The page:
If the person died before October 2014 and had a surviving spouse, then you need to establish whether or not that person had any children (known as issue – issue means all direct descendants of that person i.e. children, grandchildren, great children and so forth) and the value of the estate.
If the person had a surviving spouse and children, then provided the net estate is worth less than £250,000, the spouse inherits the whole estate. If the estate is worth more than £250,000, then the spouse inherits all personal chattels, receives £250,000 and has a life interest in half of the remaining balance (which reverts to the children on the death of the surviving spouse). The other half of the remaining balance passes equally to the children who survive and reach the age of 18. If a beneficiary who would have been otherwise entitled dies before the deceased but leaves children of their own then those children will inherit the share of their deceased parent.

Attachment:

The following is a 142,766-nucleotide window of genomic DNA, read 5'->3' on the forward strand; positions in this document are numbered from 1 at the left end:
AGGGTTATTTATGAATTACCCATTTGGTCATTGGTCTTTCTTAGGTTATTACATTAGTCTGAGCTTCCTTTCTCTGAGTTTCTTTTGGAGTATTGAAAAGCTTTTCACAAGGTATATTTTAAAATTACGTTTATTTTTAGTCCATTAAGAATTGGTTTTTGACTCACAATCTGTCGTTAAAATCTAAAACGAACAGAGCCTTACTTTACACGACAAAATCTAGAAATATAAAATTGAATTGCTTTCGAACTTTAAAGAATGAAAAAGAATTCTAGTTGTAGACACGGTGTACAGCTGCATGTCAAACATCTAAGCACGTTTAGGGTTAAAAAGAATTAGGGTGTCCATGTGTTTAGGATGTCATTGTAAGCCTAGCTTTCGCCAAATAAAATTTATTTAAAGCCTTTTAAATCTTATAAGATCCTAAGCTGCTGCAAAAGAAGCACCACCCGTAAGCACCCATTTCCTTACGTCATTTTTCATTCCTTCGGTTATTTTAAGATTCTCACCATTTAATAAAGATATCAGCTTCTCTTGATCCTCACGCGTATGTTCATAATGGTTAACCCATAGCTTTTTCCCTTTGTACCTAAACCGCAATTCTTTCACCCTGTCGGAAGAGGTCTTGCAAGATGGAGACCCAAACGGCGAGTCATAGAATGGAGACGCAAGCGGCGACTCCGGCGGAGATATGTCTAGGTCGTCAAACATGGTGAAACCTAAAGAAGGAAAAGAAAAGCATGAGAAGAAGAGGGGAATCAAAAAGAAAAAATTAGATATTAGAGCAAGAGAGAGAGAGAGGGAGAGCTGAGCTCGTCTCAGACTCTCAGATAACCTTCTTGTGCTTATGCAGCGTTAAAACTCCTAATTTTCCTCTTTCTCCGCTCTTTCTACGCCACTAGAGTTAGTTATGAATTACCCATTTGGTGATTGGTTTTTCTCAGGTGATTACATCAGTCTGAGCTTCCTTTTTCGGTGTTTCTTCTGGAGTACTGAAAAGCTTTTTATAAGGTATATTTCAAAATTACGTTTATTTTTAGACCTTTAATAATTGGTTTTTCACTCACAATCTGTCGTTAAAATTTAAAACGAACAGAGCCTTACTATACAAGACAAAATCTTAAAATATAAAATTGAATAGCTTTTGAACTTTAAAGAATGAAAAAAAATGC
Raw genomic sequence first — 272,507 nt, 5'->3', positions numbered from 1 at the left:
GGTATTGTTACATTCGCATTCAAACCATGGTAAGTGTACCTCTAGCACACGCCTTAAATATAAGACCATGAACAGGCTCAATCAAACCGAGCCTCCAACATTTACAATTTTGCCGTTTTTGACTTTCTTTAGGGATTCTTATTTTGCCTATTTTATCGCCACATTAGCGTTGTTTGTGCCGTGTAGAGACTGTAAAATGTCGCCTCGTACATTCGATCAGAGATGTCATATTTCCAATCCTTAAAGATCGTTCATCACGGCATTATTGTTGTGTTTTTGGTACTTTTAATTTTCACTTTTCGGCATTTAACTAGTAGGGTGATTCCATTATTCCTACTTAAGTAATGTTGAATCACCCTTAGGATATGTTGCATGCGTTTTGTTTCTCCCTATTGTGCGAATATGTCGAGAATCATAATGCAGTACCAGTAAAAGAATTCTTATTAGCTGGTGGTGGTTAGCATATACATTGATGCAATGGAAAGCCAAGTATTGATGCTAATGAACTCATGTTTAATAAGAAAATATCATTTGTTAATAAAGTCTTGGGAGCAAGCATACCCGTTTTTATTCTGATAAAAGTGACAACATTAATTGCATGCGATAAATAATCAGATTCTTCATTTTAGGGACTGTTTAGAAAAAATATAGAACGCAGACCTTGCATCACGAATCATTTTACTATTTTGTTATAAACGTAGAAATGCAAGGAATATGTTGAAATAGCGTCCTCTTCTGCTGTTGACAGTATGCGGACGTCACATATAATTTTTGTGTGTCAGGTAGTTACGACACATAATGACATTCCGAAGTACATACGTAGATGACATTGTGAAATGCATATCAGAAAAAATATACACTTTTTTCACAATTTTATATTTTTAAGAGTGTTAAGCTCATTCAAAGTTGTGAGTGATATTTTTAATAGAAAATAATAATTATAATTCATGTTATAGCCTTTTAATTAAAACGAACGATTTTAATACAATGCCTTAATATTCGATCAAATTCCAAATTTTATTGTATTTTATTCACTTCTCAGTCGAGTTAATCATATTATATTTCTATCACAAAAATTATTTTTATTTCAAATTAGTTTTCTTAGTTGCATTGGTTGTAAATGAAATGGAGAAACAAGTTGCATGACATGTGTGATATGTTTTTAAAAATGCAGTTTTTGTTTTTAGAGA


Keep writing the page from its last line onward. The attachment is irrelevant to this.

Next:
If the person had a surviving spouse and no children and their estate is worth less than £450,000 then the surviving spouse inherits the estate in its entirely.
If the estate is worth in excess of £450,000, you will then need to establish whether the person had surviving parents, and if none, any surviving brothers and sisters, and if none whether those brothers and sisters had any children and so on. The surviving spouse then inherits £450,000 in addition to the personal chattels, and the balance of the estate is then divided in two with one half passing entirely to the surviving spouse and the other half passing to surviving parents equally (if two) and absolutely, and if none brothers and sisters equally and absolutely and so on.
Please refer to the section titled “no surviving spouse” and follow the table for the full list of potential beneficiaries.